Waste, recycling, resources, and litter

These topics are all connected through our attitudes and behaviours to the use and disposal of resources, and our sense of responsibility for the environment.  Friends of the Earth Tayside is involved in campaigning and local activity to promote better use of resources and tackle the problem of litter, for example through Beachwatch.

Beachwatch

The most obvious way we do this is through the regular autumn clean-up of beaches from Broughty Ferry to Lunan Bay, as part of the national Beachwatch initiative promoted by the Marine Conservation Society (MCS).

Local volunteers join in with FoE Tayside members for a few hours at the weekend in mid-September to scour the beaches and collect whatever rubbish has been washed up.  Records are kept and submitted to the MCS so that the volume and makeup of the rubbish can be assessed and reported on.  In 2010, we found a lot of tiny particules of polystyrene, whilst in 2012 and 2013 there were large numbers of sanitary items on the line left by the high tide.  The MCS is particularly concerned about the impact of this marine litter on sea creatures including dolphins, which regularly visit the Tay estuary.  But it’s also a visual mess for people who enjoy a walk along the seafront, and some items can be dangerous for people as well as wildlife.

Anyone is welcome to help – gloves and bags provided, weather not guaranteed!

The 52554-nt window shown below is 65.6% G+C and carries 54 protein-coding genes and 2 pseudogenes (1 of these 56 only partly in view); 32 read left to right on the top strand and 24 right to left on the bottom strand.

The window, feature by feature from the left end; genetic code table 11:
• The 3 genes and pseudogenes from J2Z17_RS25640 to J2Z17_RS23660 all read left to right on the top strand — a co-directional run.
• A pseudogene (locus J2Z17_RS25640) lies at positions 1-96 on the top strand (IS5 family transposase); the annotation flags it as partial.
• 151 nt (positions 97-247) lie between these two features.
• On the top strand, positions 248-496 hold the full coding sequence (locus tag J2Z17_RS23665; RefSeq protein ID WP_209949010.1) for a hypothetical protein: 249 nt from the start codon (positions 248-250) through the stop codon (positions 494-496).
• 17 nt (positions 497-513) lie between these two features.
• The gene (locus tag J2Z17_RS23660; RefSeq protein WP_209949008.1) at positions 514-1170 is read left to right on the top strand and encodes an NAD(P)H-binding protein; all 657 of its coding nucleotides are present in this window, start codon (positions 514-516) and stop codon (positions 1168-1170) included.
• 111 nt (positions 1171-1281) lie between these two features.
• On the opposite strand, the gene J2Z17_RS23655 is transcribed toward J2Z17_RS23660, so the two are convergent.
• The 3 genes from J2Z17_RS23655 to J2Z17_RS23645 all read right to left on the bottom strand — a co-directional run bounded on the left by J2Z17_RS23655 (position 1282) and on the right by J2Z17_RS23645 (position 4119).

Waste and recycling

We keep in contact with the local authorities regarding their waste management policies and activities.  In the past we have joined forces with Dundee City Council to produce leaflets on “Reduce, reuse, recycle” for householders, and in 2012 we were in touch with Angus Council about its approach to waste collection at nursing homes.  Local authority policies are changing frequently as they face growing financial penalties for sending biodegradable waste to landfill, and new technologies open up fresh opportunities both for handling the waste and for processing materials into new products.

The commitment to create a Zero Waste Scotland is to be welcomed, but there’s a lot still to be done to move us all towards a “circular economy” where we make the best use of resources – and then use them again.

 

Dundee waste-to-energy plant at Baldovie

Dundee waste-to-energy plant at Baldovie

 

Resource issues

These are the local end of a global picture, where conflicts over resources are likely to increase in the coming years.  Already major economic powers are buying up deposits of minerals, land and other valuable resources to safeguard supplies to their economies.  It’s a major topic for the EU, which has set out a “Roadmap to a Resource Efficient Europe“.

It all basically comes down to the problem that we have been profligate in the use of resources since the start of the Industrial Revolution – for a long time we could afford to burn and consume resources, and throw away our waste, as if the planet had unlimited supplies and space.  Now we’re finding those limits, both in terms of supplies of resources, and the capacity of the planet to absorb the waste – especially in terms of greenhouse gas emissions from the use of fossil fuels.  Technology might come up with some short-term solutions, and alternative materials, but these can only buy us a little time before we will have to make radical changes to the way our economy and society uses resources.  This is what the idea of the circular economy is about.